I have been neglecting the wordfeasting of late, I have realised. So I thought I’d come back with a bang, so to speak. (Pun will become clear later. I hope. Otherwise you’ll just stay confused!)
It all started when I was reading some pages from a draft of a friend’s novel. It was a very dramatic scene, in which the protagonist was holding his lover in his arms, unconscious and bleeding and looking near to death. (In case you’re wondering, it was his lover who was unconscious and bleeding. It’s very hard to hold anything when you’re unconscious. And I, at any rate, tend to lose my grip on things while bleeding. It’s the sewer’s and cook’s instinct not to bleed on the product. But I digress…)
Anyway, it was very moving, until I came to the bit where the writer had inadvertently said (it was a draft, remember) that the unconscious and bleeding one was lying prone in his arms.
Now, many people might not have thought anything of it, as prone is often used to mean ‘lying down’. But it actually means lying on one’s stomach. So suddenly, this terribly moving scene was invaded, in my head by a mental image of the hero holding his love face down as she bled out.
The tender-hearted of you will be glad to know that I pointed this out to the writer. I couldn’t in all conscience let her proceed, only to have every doctor (say) who ever read her book, burst out in inappropriate giggles in the middle of her death scene. (I say doctor because I have found they tend to be both familiar with words with Latin roots and particular about distinguishing between fronts and backs of people.)
But it led me into the whole question of lie and lay down, which is a splendid bouillabaisse of complexity at the best of times, further complicated by the fact that usage differs depending on which bit of the English-speaking world one comes from. I did think about laying (ha!) out some rules as I see them, but should I ever screw my courage to that sticking place, it will take a whole separate post, so I will refrain here.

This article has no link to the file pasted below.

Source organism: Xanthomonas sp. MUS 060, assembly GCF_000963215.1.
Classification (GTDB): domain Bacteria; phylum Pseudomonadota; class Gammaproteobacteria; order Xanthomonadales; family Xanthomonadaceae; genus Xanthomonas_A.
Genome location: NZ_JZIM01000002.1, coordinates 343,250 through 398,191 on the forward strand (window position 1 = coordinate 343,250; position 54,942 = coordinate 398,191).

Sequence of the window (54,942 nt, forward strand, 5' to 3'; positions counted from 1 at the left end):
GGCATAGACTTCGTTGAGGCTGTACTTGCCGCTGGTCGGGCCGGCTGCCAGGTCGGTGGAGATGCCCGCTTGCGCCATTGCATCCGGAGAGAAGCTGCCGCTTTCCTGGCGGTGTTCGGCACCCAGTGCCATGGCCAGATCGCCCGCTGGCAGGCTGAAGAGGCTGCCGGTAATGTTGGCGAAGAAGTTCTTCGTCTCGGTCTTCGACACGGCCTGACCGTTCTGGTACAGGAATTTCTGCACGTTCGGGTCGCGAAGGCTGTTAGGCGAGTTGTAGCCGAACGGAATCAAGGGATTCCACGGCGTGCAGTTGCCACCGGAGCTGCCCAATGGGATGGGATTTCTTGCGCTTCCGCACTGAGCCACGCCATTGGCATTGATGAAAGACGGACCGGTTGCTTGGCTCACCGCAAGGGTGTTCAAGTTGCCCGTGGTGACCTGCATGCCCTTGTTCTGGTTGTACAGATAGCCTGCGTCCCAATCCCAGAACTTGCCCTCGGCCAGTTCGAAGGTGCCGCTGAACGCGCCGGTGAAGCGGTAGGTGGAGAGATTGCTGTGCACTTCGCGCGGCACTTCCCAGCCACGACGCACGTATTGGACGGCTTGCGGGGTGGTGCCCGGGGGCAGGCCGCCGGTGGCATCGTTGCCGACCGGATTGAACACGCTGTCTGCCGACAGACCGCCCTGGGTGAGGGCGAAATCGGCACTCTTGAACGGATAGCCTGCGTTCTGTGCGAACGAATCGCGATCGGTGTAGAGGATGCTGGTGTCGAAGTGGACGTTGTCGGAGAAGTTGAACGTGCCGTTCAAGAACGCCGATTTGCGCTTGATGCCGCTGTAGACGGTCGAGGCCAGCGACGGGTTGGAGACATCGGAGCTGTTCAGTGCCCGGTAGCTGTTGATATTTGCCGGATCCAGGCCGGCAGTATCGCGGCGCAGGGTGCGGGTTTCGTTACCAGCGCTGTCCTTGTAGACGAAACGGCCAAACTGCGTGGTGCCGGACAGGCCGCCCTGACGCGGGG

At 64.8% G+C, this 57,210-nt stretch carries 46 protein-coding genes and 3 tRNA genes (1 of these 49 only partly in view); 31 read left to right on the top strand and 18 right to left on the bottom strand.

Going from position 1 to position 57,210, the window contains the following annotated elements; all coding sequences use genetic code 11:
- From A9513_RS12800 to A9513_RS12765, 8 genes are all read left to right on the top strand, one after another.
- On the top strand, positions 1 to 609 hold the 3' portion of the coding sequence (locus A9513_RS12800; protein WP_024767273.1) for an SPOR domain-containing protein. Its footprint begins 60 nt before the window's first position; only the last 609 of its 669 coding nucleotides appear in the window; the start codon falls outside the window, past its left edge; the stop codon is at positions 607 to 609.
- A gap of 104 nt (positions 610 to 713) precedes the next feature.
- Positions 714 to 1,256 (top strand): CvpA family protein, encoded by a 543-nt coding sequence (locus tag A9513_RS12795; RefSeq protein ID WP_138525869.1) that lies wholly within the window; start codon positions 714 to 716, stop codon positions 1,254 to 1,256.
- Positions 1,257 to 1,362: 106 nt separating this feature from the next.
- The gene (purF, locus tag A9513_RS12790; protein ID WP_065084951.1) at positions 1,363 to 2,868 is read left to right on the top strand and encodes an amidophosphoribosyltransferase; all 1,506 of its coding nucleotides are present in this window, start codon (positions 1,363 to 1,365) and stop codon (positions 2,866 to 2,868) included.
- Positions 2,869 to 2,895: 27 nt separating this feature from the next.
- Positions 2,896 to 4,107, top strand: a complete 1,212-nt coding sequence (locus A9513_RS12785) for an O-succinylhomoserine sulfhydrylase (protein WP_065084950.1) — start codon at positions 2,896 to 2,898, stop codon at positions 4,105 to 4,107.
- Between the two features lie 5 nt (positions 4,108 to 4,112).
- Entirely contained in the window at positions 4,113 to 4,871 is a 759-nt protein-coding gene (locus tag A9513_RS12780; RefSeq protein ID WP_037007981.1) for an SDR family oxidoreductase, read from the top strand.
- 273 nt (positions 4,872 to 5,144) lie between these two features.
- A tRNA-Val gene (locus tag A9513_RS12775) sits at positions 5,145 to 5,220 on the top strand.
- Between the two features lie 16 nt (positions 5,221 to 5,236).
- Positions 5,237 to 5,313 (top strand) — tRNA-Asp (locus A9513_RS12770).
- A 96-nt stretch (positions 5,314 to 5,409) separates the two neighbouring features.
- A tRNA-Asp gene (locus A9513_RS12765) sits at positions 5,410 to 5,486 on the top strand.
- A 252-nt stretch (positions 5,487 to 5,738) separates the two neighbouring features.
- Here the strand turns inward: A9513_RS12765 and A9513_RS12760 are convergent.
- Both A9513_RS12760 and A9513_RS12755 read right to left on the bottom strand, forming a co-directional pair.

Except to say (see how well I refrain!) that ‘laid’ has developed a whole new meaning in recent times so must be used with caution, even in conversation. It is unfriendly to cause one’s mates to snort into their Cosmopolitans if all you meant to say was that you went to bed. (Okay, so it wasn’t a VERY good pun!)
So in the interests of avoiding sniggering, here is a cornucopia of words for rendering oneself other than vertical.
Repose, recline, sprawl, rest, loll (not the same as LOL, young persons take note!) couch, laze, lounge, settle, subside, drape, sink, relax, droop, retire, stretch out, pass out, faint, take the weight off, put one’s feet up.
Can you think of any more? Please tell me if you do. My friend has to get her heroine turned over before she bleeds out… 😉
PS – the adorable baby (prone) is from http://www.freedigitalphotos.net. The dog is mine.